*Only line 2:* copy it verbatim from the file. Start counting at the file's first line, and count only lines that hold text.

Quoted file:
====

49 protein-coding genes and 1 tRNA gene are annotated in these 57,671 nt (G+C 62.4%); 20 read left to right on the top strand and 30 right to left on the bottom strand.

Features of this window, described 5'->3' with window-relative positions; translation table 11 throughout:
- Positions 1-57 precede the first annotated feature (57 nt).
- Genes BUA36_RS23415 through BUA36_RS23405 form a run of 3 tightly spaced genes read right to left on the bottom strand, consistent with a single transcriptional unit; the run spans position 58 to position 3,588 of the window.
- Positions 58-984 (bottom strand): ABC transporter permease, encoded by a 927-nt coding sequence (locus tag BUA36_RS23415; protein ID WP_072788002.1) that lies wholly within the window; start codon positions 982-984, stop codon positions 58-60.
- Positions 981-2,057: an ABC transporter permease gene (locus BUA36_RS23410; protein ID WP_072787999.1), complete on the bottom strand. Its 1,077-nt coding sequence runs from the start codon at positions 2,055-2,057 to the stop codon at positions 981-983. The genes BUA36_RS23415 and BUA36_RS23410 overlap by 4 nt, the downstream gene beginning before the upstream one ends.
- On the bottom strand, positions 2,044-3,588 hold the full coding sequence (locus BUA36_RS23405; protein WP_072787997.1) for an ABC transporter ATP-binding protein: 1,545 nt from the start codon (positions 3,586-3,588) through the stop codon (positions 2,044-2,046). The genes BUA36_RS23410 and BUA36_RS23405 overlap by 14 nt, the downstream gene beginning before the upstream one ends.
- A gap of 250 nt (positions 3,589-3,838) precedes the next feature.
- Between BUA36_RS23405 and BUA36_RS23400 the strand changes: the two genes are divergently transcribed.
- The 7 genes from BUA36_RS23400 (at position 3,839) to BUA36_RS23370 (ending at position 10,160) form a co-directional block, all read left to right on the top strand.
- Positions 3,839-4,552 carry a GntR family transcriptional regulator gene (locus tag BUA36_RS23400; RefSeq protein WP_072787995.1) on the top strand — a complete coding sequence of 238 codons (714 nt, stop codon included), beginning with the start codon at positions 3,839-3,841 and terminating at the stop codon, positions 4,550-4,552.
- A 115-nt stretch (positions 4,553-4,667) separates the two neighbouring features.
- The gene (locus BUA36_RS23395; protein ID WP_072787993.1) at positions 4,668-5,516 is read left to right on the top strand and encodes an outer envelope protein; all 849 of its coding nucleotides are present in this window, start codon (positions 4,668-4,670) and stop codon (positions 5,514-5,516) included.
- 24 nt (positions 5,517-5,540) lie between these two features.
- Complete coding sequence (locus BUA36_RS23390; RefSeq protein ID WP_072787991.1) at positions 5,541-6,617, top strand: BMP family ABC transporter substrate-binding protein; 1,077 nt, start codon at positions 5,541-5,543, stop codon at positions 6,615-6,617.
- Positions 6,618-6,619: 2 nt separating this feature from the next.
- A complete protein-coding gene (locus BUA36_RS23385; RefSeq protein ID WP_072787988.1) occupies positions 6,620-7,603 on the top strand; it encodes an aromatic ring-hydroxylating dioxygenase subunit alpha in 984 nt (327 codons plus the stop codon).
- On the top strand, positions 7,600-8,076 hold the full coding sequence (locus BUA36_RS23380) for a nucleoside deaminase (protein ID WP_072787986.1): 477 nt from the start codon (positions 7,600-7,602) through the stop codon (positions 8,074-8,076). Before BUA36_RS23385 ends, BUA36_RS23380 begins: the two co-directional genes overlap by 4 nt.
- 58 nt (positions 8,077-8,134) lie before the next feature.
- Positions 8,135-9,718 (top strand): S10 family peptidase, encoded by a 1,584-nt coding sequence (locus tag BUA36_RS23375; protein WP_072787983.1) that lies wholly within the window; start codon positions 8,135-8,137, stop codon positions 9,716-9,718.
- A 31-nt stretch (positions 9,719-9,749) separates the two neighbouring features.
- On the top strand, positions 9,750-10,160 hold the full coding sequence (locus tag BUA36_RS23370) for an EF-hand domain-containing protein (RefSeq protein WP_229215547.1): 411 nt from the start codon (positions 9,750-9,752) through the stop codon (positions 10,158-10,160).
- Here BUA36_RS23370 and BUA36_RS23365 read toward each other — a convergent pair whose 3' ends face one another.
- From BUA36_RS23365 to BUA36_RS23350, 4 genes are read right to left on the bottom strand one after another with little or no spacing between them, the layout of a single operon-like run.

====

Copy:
Features of this window, described 5'->3' with window-relative positions; translation table 11 throughout: